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CREATE’S PARTNERSHIP WITH DEUTSCHE BANK EMPOWERS YOUNG PEOPLE THROUGH CREATIVITY


CREATE'S PARTNERSHIP WITH DEUTSCHE BANK EMPOWERS YOUNG PEOPLE THROUGH CREATIVITY

In April this year, we launched connect:create, a partnership with Deutsche Bank. Via the programme, we’ve been able to work with over 120 young people: pupils with autism in west London, and young carers in Birmingham, Lambeth, Merton and Wandsworth.

Deutsche Bank’s Head of Corporate Social Responsibility UK, Nicole Lovett, explained: “Through Born to Be, our youth engagement programme, we are committed to driving social mobility. The World Economic Forum predicts that by 2020 creativity will be the third most important skill in the jobs market. The connect:create programme plays a vital role in developing key skills, like creativity, so those most in need improve their life chances.”

The young people who’ve taken part in the programme have explored artforms from spoken word poetry to life-size self-portraits; and collaborated creatively to choreograph dances and write songs. For young people whose opportunities to express themselves, build confidence and make friends can be limited because of autism or caring responsibilities, the chance to learn a new skill and share creative ideas with peers can be truly empowering. Thanks to Deutsche Bank, the young people who took part in connect:create have had access to the benefits of creativity through workshops run by our professional artists and we’re delighted that, after a fantastic first year, Deutsche Bank has renewed funding for connect:create for a further two years. We’re also delighted to have won two days ago Children & Young People Now Highly Commended Awards recognising our work with two areas that Deutsche Bank are supporting: young carers and young people with disabilities.

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Adam (not his real name), 15, a young carer who took part in connect:create, told us about his experiences during our animation workshops: “During the animation project we started from scratch, got materials together, and worked together to make an animation. Animation looks easy but it takes time, you can’t just do it first time round, you have to keep trying. When we’d finished the animation, I felt surprised that just from putting some materials on paper you can make a film. You work as a group and make what you want to make. At times I can be moody and only join in when I want to but this project has shown me that I should join in all the time.”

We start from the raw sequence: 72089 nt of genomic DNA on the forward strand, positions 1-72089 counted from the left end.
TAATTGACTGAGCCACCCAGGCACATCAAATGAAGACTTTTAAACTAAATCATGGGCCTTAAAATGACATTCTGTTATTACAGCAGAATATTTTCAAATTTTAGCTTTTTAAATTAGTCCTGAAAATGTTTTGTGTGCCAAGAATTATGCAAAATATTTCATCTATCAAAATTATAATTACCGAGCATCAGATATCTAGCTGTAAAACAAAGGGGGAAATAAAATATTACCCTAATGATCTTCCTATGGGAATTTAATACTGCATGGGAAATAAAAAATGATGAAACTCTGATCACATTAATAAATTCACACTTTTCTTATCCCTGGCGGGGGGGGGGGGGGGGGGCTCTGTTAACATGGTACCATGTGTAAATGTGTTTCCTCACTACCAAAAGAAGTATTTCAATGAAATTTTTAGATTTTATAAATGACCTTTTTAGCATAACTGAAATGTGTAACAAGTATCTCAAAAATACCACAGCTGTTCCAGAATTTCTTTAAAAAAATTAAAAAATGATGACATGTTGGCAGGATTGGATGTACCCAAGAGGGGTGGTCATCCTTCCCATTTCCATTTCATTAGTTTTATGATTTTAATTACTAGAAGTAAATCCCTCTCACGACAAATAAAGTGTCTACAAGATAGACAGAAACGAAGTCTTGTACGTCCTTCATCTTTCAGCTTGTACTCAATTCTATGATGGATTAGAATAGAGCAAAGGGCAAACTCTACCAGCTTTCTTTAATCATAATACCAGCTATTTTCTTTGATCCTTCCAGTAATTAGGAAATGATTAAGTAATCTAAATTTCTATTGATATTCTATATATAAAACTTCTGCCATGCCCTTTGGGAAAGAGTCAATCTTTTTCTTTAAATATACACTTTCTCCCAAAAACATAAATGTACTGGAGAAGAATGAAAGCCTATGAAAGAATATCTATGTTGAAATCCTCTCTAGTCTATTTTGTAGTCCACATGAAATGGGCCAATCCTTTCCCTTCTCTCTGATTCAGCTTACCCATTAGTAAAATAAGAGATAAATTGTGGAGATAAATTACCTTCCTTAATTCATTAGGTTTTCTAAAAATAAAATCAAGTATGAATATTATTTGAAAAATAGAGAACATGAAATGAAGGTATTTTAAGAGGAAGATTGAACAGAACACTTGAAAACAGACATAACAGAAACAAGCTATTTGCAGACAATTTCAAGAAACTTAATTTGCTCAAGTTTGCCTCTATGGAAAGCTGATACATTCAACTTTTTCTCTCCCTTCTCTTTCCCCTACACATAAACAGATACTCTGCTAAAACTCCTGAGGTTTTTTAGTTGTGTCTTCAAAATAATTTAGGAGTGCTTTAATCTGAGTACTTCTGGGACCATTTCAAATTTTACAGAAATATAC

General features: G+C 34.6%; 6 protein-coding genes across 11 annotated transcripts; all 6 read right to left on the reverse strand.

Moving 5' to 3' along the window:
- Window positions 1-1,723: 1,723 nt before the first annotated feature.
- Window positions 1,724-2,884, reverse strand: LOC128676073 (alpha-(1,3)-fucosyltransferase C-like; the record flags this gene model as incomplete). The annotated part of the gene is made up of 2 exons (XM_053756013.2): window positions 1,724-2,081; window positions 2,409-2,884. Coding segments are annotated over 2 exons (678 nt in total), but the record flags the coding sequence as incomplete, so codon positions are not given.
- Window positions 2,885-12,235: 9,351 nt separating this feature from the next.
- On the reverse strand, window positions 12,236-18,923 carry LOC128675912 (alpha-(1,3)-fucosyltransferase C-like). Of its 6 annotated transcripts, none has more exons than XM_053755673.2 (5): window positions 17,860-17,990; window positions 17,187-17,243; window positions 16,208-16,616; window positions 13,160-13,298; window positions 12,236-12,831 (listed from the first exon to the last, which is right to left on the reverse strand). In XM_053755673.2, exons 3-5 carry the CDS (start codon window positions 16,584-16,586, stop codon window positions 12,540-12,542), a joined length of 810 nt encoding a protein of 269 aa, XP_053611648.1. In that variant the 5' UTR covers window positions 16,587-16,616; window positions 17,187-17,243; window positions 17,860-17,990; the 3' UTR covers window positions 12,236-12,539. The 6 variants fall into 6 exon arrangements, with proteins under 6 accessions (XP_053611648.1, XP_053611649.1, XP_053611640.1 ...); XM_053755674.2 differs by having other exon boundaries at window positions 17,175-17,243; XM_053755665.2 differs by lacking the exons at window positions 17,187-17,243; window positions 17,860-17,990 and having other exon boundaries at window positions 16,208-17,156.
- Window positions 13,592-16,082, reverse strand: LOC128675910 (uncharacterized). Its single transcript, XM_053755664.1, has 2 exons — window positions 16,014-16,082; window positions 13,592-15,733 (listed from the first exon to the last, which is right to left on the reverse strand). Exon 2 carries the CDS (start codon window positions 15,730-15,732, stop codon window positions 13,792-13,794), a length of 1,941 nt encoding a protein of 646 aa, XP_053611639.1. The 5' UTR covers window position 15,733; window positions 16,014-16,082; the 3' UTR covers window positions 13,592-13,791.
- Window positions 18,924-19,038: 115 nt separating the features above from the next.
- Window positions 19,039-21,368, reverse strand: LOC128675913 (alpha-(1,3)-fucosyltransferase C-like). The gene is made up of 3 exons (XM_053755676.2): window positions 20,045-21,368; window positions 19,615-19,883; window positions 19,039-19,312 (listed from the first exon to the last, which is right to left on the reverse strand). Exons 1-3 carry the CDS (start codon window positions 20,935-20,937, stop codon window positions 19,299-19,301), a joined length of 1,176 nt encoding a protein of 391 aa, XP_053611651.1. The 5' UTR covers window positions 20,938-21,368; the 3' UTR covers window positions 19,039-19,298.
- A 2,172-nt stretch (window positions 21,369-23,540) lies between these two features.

Andrew Nowak is Deputy Head of Queensmill School in west London, a specialist school for children and young people diagnosed with autism which partnered with us during connect:create. Like Nicole, Andrew says that creativity is essential for the development of key skills:

“The work Create is doing today is valuable because we’re talking about young people who have significant challenges in terms of imagination, creative thought and working with others. Projects where we’re challenging the young people to work creatively, to work with their peers, to come up with new ideas outside their areas of interest, play a significant role in their education. I don’t think you can underestimate how difficult the young people here find it at times to work collaboratively, to work creatively, so any project where we’ve got people who want to provide support in developing those skills is of vital importance.

 “One thing we do know about autism is that lots of skills that are perhaps inherent in other people we have to teach, so by doing projects like this we are teaching the young people to be creative, to use their imagination. The hope is when they come up against challenge they can reflect on those experiences and think about how they can succeed. This project will serve as a reference point for the young people, so at times when we are challenging them to think creatively or when we are asking them to work together, we can say: ‘think back to that time when you did that Create project, think about the skills you used, how did you approach it?’

“The project is also getting them to think about things they wouldn’t otherwise think about. With young people with additional needs you can fall into a trap of having quite a narrow curriculum and being really focussed on core skills, but they need to learn about everything and understand the world.”

We also won the FSI Small Charity Big Impact award earlier in the year, one of the prizes for which was a film, which we chose to focus on our Deutsche Bank project with Queensmill School. You can watch this here.


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